Being a full-time staff writer may or may not be your goal. Another option is to be a freelance writer for local papers. They may be called “Messenger” or “Community News” or some other variation of this. They only keep two or three full-time staffers and use freelance writers for the rest. Some pay by the word while some may pay by the article and they don’t usually pay extra for photos. One great thing about writing for small community newspapers is the variety of writing experience you will gain. You may write articles about community festivals or town meetings. You may pitch an article idea for something that interests you or you may be assigned articles. You will learn to write on deadline; you will learn how to find and interview sources and how to come up with catchy headlines. You will also learn how to let your work be edited and changed. If you’re smart you will learn from those edits how to craft a good article so that fewer edits will be needed in the future. But, you will also learn how to work with an editor because no two will be alike. One may love your writer’s style and voice while the next one may not like your writing at all. This happens with magazines sometimes also. But, as a writer, you learn from each experience and constantly strive to improve your craft and talent. Who knows? One day you may become the editor and have the opportunity to plan, organize and put out a community newspaper.


Writing for Small Town Newspapers

     A new writer can find one of  the greatest learning experiences at a small town newspaper. That’s not to say a small town newspaper will tolerate a lesser quality writing. But, on a small town newspaper you can learn the ropes of newspaper writing while developing your writing style.

     When my daughter was in high school I wrote for a small Christian newspaper but didn’t receive any pay. But, I did receive experience pitching story ideas, researching topics, finding and interviewing sources and meeting deadlines. It was a great learning experience. During this time I continued to work an office job. At one point I changed jobs to try to improve our finances as we prepared to send her to college. After only a few weeks that job suddenly fizzled and there I was with a senior in high school and no job. While continuing to look for “regular jobs” I decided to create a writer’s resume, gathered some of my best clips and sent them out with a cover letter to several local newspapers hoping to find some freelance work.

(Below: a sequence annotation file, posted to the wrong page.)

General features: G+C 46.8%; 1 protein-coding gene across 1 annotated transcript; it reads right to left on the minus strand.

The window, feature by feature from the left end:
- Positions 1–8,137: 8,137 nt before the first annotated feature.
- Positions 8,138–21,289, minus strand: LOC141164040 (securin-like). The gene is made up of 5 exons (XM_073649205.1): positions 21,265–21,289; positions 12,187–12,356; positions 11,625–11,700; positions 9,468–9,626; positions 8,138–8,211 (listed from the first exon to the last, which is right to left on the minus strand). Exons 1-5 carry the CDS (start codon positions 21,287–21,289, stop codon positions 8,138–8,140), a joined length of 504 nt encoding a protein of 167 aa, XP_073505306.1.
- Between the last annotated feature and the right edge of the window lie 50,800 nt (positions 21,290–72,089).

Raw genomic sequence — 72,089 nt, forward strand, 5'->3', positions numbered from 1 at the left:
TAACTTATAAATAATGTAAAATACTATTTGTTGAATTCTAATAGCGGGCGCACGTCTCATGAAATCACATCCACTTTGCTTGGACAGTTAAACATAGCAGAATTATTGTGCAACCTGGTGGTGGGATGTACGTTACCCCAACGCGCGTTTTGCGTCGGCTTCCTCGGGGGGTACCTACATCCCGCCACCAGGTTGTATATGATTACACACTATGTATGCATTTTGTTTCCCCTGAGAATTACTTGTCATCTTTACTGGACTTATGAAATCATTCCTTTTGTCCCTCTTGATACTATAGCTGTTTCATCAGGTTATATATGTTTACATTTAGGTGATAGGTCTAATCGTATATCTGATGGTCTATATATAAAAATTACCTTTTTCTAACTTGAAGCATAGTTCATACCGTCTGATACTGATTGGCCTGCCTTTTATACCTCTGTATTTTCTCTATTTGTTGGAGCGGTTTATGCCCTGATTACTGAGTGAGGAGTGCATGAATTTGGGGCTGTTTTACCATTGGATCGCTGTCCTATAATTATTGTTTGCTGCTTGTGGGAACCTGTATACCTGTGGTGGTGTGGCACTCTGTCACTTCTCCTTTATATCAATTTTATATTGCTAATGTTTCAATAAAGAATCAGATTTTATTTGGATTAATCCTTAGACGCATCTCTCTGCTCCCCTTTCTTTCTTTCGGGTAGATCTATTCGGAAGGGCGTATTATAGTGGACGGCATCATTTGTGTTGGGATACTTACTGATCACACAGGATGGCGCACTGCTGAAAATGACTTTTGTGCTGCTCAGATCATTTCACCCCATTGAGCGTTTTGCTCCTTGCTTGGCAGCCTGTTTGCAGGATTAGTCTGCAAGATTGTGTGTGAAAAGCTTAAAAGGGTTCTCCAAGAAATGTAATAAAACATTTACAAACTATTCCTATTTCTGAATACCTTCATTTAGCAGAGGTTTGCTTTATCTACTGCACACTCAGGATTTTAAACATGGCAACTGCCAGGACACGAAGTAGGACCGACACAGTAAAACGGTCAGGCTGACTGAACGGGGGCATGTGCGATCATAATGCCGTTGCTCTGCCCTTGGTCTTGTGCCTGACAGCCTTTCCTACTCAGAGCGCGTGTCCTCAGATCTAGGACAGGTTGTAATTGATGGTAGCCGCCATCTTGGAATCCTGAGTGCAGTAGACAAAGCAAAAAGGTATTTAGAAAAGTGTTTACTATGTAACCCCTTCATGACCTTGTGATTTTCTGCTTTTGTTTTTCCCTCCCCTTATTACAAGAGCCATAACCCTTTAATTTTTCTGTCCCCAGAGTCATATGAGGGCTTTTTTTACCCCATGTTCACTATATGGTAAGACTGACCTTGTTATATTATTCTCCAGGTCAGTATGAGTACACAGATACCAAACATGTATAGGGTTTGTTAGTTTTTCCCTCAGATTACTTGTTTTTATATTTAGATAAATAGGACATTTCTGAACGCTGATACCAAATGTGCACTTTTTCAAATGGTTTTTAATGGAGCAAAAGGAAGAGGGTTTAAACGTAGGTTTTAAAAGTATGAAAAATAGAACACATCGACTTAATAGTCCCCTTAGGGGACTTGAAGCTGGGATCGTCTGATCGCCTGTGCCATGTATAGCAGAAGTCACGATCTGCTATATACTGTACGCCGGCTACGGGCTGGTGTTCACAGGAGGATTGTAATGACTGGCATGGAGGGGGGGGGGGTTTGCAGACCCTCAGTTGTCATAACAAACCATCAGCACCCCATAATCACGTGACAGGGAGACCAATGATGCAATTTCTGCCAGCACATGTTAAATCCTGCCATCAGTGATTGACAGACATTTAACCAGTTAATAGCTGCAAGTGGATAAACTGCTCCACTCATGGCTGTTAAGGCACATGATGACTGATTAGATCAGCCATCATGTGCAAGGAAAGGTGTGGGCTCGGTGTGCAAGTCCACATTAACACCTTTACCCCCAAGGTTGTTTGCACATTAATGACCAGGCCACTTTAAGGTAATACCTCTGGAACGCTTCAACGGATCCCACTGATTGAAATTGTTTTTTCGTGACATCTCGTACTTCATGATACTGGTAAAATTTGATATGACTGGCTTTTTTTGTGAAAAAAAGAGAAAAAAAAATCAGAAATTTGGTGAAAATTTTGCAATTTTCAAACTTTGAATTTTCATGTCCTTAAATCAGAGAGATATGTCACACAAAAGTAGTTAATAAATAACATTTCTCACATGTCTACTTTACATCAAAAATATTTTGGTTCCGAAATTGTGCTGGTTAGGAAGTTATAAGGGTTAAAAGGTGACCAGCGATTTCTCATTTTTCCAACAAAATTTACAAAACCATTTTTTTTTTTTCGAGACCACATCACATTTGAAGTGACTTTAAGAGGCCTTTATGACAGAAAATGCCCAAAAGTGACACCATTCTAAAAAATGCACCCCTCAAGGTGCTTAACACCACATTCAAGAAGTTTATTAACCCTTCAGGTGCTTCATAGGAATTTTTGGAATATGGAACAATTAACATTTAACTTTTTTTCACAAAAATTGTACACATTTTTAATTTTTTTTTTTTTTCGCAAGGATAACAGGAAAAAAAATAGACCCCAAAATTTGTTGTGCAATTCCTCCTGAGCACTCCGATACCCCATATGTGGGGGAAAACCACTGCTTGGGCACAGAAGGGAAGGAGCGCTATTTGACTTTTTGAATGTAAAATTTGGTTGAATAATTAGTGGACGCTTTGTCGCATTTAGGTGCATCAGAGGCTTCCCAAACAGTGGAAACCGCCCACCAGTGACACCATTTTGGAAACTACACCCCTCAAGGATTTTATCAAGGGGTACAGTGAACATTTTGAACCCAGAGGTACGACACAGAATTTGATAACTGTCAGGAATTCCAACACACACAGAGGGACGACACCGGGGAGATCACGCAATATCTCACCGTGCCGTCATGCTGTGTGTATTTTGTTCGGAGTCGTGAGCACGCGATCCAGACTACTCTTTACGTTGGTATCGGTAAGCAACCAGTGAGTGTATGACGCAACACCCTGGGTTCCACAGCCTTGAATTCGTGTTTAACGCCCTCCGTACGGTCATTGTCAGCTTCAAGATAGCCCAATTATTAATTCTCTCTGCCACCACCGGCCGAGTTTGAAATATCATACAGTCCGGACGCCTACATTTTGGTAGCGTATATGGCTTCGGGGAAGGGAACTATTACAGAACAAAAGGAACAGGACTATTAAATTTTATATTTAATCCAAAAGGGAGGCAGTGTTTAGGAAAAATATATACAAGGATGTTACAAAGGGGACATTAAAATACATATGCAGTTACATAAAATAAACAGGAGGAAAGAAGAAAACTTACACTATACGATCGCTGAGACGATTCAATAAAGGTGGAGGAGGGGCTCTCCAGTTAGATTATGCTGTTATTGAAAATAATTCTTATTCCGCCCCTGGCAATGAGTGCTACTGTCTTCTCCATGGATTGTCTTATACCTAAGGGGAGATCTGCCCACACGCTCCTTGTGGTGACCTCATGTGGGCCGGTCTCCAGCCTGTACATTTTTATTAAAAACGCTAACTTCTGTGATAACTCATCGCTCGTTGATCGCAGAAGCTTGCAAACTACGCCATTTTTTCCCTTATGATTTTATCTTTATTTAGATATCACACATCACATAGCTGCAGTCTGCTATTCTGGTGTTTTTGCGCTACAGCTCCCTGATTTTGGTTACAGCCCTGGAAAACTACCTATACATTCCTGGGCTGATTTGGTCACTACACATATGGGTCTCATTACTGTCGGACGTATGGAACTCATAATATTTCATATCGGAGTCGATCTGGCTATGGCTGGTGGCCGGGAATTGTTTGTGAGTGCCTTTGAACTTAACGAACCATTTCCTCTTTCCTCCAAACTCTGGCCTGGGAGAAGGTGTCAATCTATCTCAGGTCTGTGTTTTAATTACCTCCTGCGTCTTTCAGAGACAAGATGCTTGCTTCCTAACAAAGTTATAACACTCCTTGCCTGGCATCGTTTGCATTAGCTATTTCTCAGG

One day while pouring over job possibilities I received a phone call from one of the newspapers I had contacted. It was the managing editor who wanted to discuss my resume and clips. Then he asked me a defining question. “So, are you looking for full-time work?” After a heartbeat and a second to catch my breath I said, “Of course.” I met with him the next day and started to work as a full-time Education Reporter the following Monday. He knew I didn’t have a college degree in journalism and my published clips were written for religious publications. But, he was willing to give me an opportunity to learn from him and his editing staff writing for a subject he could tell I was passionate about, education.

     My writing responsibilities included writing about any education related subject from the local schools to state and national education subjects plus any general assignments I was given. Then, about three weeks after I began one of the most momentous events in United States history happened. I was working at my computer in the newsroom one day and suddenly everyone was rushing into the conference room. Someone asked me, “Did you hear what happened?” I had not. Then the editor called everyone into the conference room and I walked in just in time to see the second tower fall live on television on 09/11/2001.

     We all just stood there in shock for a minute. The editor shook us out of our frozen state of mind and asked, “What are you all standing around for? Get out there and get community reaction.” Over the next several months all the reporters for that newspaper wrote any story related to 9/11 that could have a home town connection.

     Over the next year I wrote stories about a wide variety of subjects, learned how to pitch specific stores, how to plan and paginate my Education page and even wrote a column and some important feature stories. More importantly I learned how to accept changes to my stories by the editors and how to take constructive criticism.

     At the end of that year, for several personal reasons, I moved away from my hometown area after my daughter went to college. My writing has been freelance rather than staff since that time but I learned many valuable lessons about newspaper writing. Be sure to check out your local papers for both staff and freelance writing opportunities.


Tip of the day May 16 2012

Tip number two takes a slice out of your regular employment to find publishing opportunities. If you work for a corporation that puts out a newsletter offer to cover a corporate event and then write about it for the newsletter. They might even pay your entrance fee to the event to obtain the article. I worked for a mortgage servicing company and they held a charity fundraiser. When I approached them and offered to attend and write a story for the corporate newsletter they gladly accepted. I requested photos from attendees who emailed me several. This option gives you a clip for both newspaper opportunities and corporate opportunities.